August 19, 2014
Run-flats: what a difference a decade makes
Tire makers strive for comfort as OE fitments increase; consumers are still not buying replacements
Nokian Tyres offers the Flat Run line of run-flat tires for both passenger and SUV vehicles. The Hakkapeliitta 8 winter tire (pictured) also features run-flat technology
There seems to be love and hate relationships when it comes to run-flat tires (RFT). Auto manufacturers love offering the selling point of better fuel economy due to the lighter vehicle weight that run-flats offer by eliminating a spare tire. Consumers hate the high cost to replace original equipment run-flats and are struggling with their comfort level. Tire makers are caught in the middle.
We asked manufacturers to share their run-flat knowledge with us. There were 2 million replacement run-flats shipped in the United States in 2013 and 1 million OE run-flats. Manufacturers expect both numbers to increase in 2014.
While the number of OE run-flat fitments continues to rise, primarily on luxury vehicles, some tire makers are targeting the replacement market with more affordable run-flat options.
What does the future hold for run-flat technology in the U.S.?
MTD: How has run-flat technology evolved over the last 10 years?
Michael Mathis, president, Atturo Tire Corp.: The evolution has been quite gradual. We have taken advantage of the ability to support a larger SUV with our RFT AZ850. In general, run-flat technology has evolved to be applied to a wider range of sizes, particularly low-profile performance tires.
Robert Saul, senior product manager, Bridgestone Americas Tire Operations: We’ve focused our efforts on improving ride comfort in our latest generation of run-flat tires. In our newest run-flat offering, DriveGuard, we’ve used 3rd Generation, or 3G Run-Flat, technology to deliver a quiet, comfortable ride and confident handling of a touring tire. Bridgestone’s proprietary technologies, including our Cooling Fin sidewall design and NanoProTech sidewall reinforcement rubber compounds, have enabled us to make significant improvements over prior-generation run-flat tires.
Goodyear Tire & Rubber Co.: Self-supporting tire technology has evolved quite a bit over the past 10 years. Goodyear has a third-generation product that offers inflated ride comfort while still providing zero pressure capability. The concepts of yesterday and today are generally the same, but with a more refined balance between inflated and deflated performance.
Henry Kopacz, public relations manager, Hankook Tire America Corp.: Run-flat tires have evolved over the past number of years. New run-flat tire technology can be used to develop tires that do not sacrifice ride or comfort, a limiting factor for some consumers in the past.
Ron Margadonna, senior technical marketing manager, Michelin North America Inc.: With Michelin run-flat tires, we have strived to engineer our product with less mass for improved rolling resistance to meet tougher Corporate Average Fuel Economy (CAFE) standards without compromising any safety mobility performance. Also, we have generated a newer-type technology called ZP SR (Zero Pressure Short Range) to further enhance and meet OEM requirements.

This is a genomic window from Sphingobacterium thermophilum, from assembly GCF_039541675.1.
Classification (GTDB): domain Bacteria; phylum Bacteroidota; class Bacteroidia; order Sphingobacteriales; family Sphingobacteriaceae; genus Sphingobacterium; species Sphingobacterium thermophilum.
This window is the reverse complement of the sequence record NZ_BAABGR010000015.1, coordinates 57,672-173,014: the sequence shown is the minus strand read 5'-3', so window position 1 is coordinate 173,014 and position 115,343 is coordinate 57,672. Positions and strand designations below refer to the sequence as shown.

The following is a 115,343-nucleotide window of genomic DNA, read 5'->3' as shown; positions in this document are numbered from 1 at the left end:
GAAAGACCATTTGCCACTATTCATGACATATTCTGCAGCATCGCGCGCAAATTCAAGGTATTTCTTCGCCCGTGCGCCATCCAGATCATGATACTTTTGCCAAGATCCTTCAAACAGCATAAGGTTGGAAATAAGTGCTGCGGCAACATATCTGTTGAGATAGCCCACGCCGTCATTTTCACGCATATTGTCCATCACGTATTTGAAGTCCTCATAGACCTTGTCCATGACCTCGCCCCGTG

Steve Bourassa, passenger and light truck products manager, Nokian Tyres Inc.: The reinforced sidewall concept, or self-supporting structure, of run-flat tires has remained essentially unchanged for over 10 years. Nokian continues to improve the comfort and rolling resistance of run-flat tires, despite how the weight of the tire and rigidity of the sidewalls work against these aspects of tire performance.
Steve Carpino, vice president of research and development, NAFTA, Pirelli Tire North America Inc.: In 2004, the run-flat concept was still very new. Back then, we had only one size in run-flat, the 205/45R17 for the BMW Mini. In 2004, only BMW was looking seriously at large-scale use of run-flats and designing their vehicle suspension systems around the concept. With those early run-flats, the internal structure of the tire provided a comfort ride level that would not be acceptable today.
In 2014, with a decade of research and development under our belts, we can adjust the tire design and sidewall thickness to get a high comfort level to match what OEMs are asking for while maintaining performance requirements and the run-flat mileage required. In most cases the typical consumer will not be able to tell they are driving on run-flat tires.
Maxwell Wee, director of sales, Sentury Tire Americas: The original idea for RFT was to provide extended mobility to vehicle operators. While this has not changed, other factors have come into consideration in response to consumer demand. The latest RFT tires have to provide extended utility while maintaining the comfort level of a regular tire. Manufacturers have responded with new sidewall and compounding technology that will do both. RFT tires are now available for applications on vehicles without the need for a special suspension setup.
Bob Abram, product planning manager, Yokohama Tire Corp.: The primary challenges on run-flat tires initially were price, harsh ride quality and, due to the fact that many of the original run-flat tires were summer UHP products, tread life. All of those issues have been addressed to some degree in the past 10 years, but probably not to the degree of ultimate customer satisfaction.
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